It’s a light week for Irish types, but still manages to provide plenty of interest..
We have three events in the lineup.
The John Byrne Band takes the stage Saturday for a free concert—yes, free—at Drexel Lodge Park in Newtown Square. The concert starts at 4:30 p.m. The park is at 4104 West Chester Pike. A great band in a neat outdoor venue, and did we mention it’s free?
On a different note, catch an award-winning short film called “The American Wake” Sunday at 4:30 at the Philadelphia Irish Center, 6815 Emlen Street in Mount Airy. It’s the story of filmmaker Kevin Quinn’s grandmother’s immigration from County Mayo to New York back in 1950. You can also meet the filmmaker after the presentation. The film will show in the Irish Center’s Barry room right after the Mayo Association meeting. Continue Reading
As Eamon Murray pointed out from the stage in the Ballroom at the Irish Center last night, a lot has changed in the 10 years since Beoga last played here. But the most important thing hasn’t changed: Murray, Liam Bradley, Niamh Dunne, Seán Óg Grahamand Damien McKee are still Beoga and still know how to bewitch their audience.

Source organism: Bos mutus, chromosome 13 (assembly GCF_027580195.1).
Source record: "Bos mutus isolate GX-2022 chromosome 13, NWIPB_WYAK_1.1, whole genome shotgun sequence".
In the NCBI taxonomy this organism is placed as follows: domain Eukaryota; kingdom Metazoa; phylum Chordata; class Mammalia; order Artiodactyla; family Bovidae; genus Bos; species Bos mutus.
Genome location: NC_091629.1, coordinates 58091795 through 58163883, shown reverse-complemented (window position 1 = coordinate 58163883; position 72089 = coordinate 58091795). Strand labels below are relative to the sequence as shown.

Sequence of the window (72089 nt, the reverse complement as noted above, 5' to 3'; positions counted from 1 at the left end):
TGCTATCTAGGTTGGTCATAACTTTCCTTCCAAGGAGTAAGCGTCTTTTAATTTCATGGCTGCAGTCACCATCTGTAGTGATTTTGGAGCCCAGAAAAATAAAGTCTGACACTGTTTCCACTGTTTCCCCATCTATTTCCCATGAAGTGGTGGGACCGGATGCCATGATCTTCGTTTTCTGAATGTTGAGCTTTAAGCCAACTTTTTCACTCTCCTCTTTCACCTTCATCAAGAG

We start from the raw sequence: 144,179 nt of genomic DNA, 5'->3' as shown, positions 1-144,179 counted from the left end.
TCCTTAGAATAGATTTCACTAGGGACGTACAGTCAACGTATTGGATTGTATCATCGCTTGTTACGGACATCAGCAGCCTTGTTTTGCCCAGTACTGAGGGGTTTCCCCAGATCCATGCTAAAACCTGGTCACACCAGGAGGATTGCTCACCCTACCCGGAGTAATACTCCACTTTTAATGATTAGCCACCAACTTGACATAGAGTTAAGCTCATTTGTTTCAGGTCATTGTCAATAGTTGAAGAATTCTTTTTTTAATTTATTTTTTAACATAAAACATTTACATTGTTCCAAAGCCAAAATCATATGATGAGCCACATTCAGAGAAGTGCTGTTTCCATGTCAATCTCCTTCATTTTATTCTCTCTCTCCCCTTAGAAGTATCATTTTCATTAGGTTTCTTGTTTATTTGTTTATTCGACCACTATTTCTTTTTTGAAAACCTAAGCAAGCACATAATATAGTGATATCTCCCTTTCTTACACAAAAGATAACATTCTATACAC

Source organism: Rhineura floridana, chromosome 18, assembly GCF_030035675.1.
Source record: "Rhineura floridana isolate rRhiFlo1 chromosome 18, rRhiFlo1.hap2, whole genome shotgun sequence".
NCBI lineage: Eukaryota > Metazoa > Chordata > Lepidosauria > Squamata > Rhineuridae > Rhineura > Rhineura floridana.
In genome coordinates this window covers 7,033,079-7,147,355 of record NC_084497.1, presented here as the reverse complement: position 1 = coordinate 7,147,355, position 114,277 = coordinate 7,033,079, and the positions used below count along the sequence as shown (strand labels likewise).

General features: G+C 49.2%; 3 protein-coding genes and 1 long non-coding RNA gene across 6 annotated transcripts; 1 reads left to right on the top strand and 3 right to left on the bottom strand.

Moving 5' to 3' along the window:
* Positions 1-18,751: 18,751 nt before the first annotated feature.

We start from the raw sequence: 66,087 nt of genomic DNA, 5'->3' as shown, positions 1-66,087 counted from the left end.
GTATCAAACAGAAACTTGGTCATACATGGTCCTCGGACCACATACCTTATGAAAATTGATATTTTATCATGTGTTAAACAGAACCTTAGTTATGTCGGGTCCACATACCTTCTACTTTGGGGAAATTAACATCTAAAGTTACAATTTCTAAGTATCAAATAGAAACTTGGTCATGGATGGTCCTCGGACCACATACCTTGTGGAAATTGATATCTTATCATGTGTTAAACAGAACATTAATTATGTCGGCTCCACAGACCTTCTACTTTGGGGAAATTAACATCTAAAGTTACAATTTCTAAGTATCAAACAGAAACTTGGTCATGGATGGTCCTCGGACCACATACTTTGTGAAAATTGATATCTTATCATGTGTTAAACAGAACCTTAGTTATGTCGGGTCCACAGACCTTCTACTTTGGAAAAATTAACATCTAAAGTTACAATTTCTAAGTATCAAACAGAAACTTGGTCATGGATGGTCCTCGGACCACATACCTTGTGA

It’s a pretty mean feat to bring 200 people out to listen to trad music on a Thursday night in mid-May with less than a month’s notice, but that is exactly what went down at the concert brought to you by the Philadelphia Ceili Group and the Commodore Barry Arts and Cultural Center last night. Continue Reading
Non-stop music on three stages, dance, Irish and Celtic vendors, food and drink—it was all on display Saturday at Philly Fleadh 2019, held on the grounds at Pennsylvania Army National Guard Armory & Readiness Center in Northeast Philadelphia.
In a week during which rain seemed to be falling every day, the Fleadh’s organizers got lucky. It was bright and sunny, and the grounds had mostly dried out. People came with their lawn chairs and set up on the lawn to listen to tunes from such bands and performers such as Oakwyn, The Bogside Rogues, the John Byrne Band, Seamus and CJ, Ray Coleman.
We were there for a good part of the day and tried to capture some of the flavor of this big, exciting event.
The pictures are up top, and here’s a recording of the band Oakwyn playing “Come Out Ye Black and Tans.”
Editor’s note: All Irish Philly podcasts are now available on iTunes, Stitcher, TuneIn and Spotify.